The withdrawal of British troops from the southern Iraqi city of Basra is not a defeat, Gordon Brown has insisted.
The 550 soldiers have handed Basra Palace over to Iraqi control and joined 5,000 troops at the UK's last base, near the airport, outside the city.
The Ministry of Defence said the handover of Basra province was now due in the autumn.
The prime minister said the withdrawal was "pre-planned and organised" and UK forces would take an "overwatch" role.
This will mean troops cannot go out unless requested by Iraqi authorities, but they will still train and mentor Iraqi security forces.
The PM told the BBC's Today programme that the number of British troops in Iraq would remain roughly the same, and that they could "re-intervene" if necessary.
He promised that they would continue to "discharge our duties to the Iraqi people and the international community".
A Downing Street spokesman added the withdrawal was part of the ongoing process of handing over to Iraqi security forces.
He would not confirm this would mean an overall reduction in the number of troops in Iraq, saying this would "depend on the assessment of commanders on the ground over the coming weeks and months".
British troops started pulling out of Basra Palace in southern Iraq on Sunday night, and the MoD confirmed the withdrawal was complete on Monday.
It added in a statement said: "Handing over Basra Palace to the Iraqi authorities has long been our intention, as we have stated publicly on numerous occasions."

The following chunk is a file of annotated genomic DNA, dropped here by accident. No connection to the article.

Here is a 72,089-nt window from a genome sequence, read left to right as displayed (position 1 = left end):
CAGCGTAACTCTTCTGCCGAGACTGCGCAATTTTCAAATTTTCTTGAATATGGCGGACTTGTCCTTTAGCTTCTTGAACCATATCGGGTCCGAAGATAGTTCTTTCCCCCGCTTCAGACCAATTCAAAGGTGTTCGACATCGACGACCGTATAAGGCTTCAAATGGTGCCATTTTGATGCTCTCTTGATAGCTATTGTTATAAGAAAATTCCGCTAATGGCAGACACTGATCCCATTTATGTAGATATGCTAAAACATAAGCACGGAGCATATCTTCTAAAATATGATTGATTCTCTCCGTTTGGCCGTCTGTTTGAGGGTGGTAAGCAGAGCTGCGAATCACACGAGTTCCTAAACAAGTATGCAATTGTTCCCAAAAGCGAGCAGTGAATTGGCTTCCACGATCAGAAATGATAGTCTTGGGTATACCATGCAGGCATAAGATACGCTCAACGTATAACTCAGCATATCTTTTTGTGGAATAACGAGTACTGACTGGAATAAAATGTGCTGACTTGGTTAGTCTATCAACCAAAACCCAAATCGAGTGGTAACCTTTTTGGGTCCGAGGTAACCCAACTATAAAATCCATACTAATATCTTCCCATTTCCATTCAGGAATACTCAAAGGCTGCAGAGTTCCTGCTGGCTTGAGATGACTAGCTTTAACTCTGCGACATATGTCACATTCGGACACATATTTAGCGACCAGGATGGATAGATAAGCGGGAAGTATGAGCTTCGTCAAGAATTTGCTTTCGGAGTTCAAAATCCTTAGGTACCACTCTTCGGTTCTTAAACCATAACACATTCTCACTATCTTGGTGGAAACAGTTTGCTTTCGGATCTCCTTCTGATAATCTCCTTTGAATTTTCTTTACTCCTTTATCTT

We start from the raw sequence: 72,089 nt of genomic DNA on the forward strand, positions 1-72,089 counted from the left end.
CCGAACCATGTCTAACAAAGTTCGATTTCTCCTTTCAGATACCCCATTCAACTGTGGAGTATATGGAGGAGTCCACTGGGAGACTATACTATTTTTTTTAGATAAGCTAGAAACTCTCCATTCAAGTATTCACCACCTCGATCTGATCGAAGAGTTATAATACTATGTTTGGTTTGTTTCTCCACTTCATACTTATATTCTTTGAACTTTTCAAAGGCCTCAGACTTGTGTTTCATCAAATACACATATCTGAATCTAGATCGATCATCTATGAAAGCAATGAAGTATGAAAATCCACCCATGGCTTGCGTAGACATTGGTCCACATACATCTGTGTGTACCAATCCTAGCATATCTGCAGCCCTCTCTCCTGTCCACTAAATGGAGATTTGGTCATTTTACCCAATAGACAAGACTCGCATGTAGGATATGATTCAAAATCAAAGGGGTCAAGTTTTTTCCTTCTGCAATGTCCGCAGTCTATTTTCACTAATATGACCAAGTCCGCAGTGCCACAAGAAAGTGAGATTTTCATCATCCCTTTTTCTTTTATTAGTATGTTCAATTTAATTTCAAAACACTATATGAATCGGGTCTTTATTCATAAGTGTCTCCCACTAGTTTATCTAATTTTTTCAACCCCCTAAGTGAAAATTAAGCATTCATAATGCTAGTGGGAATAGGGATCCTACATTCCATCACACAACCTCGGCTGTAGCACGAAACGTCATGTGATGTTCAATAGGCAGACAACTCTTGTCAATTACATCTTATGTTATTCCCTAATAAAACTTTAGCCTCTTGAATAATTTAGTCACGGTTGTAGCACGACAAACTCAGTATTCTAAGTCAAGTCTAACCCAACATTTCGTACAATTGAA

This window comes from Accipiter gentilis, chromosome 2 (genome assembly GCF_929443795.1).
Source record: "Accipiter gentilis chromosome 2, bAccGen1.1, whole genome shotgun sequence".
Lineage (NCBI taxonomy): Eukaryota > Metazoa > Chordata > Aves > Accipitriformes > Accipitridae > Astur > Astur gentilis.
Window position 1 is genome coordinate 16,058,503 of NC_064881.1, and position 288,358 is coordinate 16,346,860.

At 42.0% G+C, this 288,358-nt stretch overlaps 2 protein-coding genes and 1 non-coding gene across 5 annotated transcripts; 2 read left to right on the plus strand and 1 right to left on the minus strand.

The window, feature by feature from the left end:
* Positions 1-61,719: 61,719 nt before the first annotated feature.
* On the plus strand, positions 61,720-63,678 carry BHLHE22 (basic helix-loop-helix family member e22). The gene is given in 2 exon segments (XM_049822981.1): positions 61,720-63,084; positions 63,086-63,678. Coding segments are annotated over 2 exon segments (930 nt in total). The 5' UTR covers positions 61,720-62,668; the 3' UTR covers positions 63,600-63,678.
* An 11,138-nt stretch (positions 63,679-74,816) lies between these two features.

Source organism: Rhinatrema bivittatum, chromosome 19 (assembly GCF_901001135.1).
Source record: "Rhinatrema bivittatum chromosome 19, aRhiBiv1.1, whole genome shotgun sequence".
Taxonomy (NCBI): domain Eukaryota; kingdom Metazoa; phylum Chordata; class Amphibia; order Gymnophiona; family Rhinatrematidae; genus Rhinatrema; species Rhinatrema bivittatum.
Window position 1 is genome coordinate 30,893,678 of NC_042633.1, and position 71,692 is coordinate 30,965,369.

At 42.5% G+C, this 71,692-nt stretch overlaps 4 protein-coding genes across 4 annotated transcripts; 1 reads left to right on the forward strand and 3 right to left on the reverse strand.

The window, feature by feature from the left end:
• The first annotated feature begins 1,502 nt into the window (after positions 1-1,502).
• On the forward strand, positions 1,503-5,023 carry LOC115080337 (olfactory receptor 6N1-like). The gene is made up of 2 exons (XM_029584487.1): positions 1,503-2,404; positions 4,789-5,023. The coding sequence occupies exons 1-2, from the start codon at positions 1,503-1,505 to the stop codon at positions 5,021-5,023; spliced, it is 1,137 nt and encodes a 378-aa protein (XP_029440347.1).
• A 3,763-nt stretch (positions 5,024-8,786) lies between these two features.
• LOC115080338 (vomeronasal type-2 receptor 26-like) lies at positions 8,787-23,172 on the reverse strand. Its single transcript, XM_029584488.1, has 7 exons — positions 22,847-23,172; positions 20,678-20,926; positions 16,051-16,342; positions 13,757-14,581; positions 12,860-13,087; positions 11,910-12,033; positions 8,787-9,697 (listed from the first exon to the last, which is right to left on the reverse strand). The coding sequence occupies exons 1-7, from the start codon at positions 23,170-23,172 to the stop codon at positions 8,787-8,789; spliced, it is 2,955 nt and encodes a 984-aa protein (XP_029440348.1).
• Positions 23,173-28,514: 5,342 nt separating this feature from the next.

Maj Mike Shearer, British spokesman in Basra, said a bugler from Four Rifles led the advance at 0100 local time.
He added: "There were no major incidents during the operation and all troops were back at the continuing operating base by midday today Iraqi time."
The MoD said UK forces would now operate from their base at Basra Air Station and "retain security responsibility" for Basra until the full handover. The military will continue to train Iraqi troops.
Foreign Secretary David Miliband said: "Our decisions in Basra reflect the situation on the ground, above all the growing capacity of the Iraqi security forces, and are signed off by the coalition and the Iraqi government."
The head of Iraqi security forces in Basra province, General Mohan Tahir, gave details of the withdrawal at his first news conference in the city.
He said Iraqi troops were now in control of Basra Palace.
BBC correspondent Richard Galpin in Baghdad said this was a "highly symbolic moment, marking the end of Britain's physical military presence in any Iraqi city".
The Iraqi flag was raised during the handover by UK troops
Over the past year British forces have handed over control of three Iraqi southern provinces, with only Basra province remaining under their control.
The security situation in the city will be watched closely, as there are concerns rival Shia factions could vie for control.
Former Foreign Office official Rory Stewart, who served as deputy governor of two southern Iraqi provinces from 2003 to 2004, told the BBC's Have Your Say programme that "we simply do not have any control over southern Iraq and that has been the situation in my mind for about two-and-a-half years now".
The Liberal Democrat leader, Sir Menzies Campbell, told BBC News 24 he thought the pull-out marked the end of British troops' role in Iraq.
He said: "It's an admission that the sort of role which has been performed from Basra Palace is no longer effective.
"I see this as a necessary step towards what I believe to be the withdrawal which would be in the interests of British forces."
Shadow Defence Secretary Liam Fox said the forces' families would want to know every possible precaution had been taken to maximise the troops' safety during this period.
"Our troops must not be put at needless risk to satisfy the political needs of Gordon Brown's government. Any moves must be based upon the military reality on the ground," he said.